The use of creatine to increase the amount of work and effort performed during a training session, and potentially combining it with other ingredients, such as arginine, beta-alanine, citrulline malate, and caffeine, for example, or as part of a highly effective pre-workout cocktail is highly recommended.


When should I take creatine?

muscle mass

Creatine supplementation would be of benefit to anyone participating in a strength training programme, those looking to:

Gain muscle strength or size

Develop speed, explosiveness and repeated sprint ability

 Athletes involved in team sports such as rugby and football

Power-based sports such as field athletics

Various forms of martial arts

✓ Olympic weightlifting and so on!

When buying creatine it can come in a number of different forms, and this can sometimes be confusing. The most research proven comes in the form of Creatine Monohydrate. However this is because it could be considered the form that has been around the longest and those researchers have biased towards. Other forms of creatine have emerged on the market in more recent years with various advantages, including:

Creapure Creatine Monohydrate: Tried and tested creatine monohydrate with a superior quality. The purest form.

Creatine Ethyl Ester: Creatine Monohydrate that has been processed to attach it to an ester salt, providing for an easier to absorb creatine, and potentially higher CP levels.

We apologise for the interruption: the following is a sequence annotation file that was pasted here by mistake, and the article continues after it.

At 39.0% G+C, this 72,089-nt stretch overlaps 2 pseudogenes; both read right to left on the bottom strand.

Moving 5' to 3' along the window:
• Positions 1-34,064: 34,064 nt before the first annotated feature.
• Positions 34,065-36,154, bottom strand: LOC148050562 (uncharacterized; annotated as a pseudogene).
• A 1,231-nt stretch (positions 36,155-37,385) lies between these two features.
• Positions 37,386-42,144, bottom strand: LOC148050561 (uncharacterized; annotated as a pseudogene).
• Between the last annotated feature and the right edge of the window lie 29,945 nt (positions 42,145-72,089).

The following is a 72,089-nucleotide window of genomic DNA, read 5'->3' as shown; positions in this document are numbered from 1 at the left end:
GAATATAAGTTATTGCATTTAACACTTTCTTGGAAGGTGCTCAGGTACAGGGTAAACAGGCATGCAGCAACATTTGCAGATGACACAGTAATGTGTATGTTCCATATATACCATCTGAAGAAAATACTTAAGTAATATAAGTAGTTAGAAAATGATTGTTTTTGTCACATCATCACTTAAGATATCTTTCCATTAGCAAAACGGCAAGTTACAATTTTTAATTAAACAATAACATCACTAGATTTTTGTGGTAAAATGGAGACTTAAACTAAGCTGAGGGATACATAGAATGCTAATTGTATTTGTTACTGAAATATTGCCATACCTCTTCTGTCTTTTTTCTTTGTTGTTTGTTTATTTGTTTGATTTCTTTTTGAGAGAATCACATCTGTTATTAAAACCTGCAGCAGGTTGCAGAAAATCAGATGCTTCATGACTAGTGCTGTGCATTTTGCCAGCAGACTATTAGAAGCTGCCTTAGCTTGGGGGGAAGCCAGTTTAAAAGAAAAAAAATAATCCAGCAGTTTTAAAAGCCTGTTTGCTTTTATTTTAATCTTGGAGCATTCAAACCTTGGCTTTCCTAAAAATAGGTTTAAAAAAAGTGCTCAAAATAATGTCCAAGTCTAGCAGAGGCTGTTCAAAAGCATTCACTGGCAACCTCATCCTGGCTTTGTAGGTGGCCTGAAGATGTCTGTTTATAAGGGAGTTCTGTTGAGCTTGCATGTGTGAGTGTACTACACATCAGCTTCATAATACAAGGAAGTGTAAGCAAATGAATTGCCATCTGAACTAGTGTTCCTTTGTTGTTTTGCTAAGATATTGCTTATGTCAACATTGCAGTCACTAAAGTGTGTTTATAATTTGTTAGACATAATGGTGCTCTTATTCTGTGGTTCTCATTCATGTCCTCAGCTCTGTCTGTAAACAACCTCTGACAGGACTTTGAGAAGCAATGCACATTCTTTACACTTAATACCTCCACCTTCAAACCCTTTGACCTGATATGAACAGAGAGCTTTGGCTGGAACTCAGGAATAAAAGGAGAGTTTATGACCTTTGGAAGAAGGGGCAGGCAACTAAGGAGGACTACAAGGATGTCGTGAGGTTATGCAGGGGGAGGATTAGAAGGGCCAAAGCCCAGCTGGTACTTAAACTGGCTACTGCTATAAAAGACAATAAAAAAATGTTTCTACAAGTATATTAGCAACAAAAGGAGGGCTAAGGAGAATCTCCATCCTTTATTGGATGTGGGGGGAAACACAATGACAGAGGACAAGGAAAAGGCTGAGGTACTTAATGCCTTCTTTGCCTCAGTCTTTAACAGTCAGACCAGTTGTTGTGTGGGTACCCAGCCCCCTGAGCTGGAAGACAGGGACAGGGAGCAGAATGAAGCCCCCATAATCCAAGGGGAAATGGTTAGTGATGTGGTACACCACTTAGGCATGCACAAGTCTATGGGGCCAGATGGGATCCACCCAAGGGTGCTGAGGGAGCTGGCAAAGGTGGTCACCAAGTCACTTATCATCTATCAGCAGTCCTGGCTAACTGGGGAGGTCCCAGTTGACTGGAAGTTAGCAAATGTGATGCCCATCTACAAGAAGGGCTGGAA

Kre-Alkalyn: Creatine with a higher pH level, potentially allowing it to be delivered to the muscles at greater strength.

Creatine Gluconate: Creatine that is attached to a glucose molecule allowing faster and easier absorbsion and delivery, much the same way as taking it with additional glucose or rapidly absorbing carbohydrates.

The moral of the story is to find the one that provides you with the best results!creatine

When using creatine, particularly creatine monohydrate, a ‘loading’ phase is often recommended consisting of 20g per day spread out over 4 servings, ideally taken at meal times. This would usually last for a period of 5 days, followed by a ‘maintenance’ phase of 4-10g daily.

Alternatively some research has shown that a loading phase may not be necessary, and just consuming 4-10g daily will achieve the desired results.

The best times of day to supplement with creatine would be around 30 minutes to 1 hour before your training session and immediately post-workout alongside your protein shake.

Take Home Message

Creatine can also be consumed, as previously mentioned, as part of a highly effective pre-workout supplement, with the bonus of having the extra workout enhancing ingredients alongside the added convenience!



Our articles should be used for informational and educational purposes only and are not intended to be taken as medical advice. If you’re concerned, consult a health professional before taking dietary supplements or introducing any major changes to your diet.



Writer and expert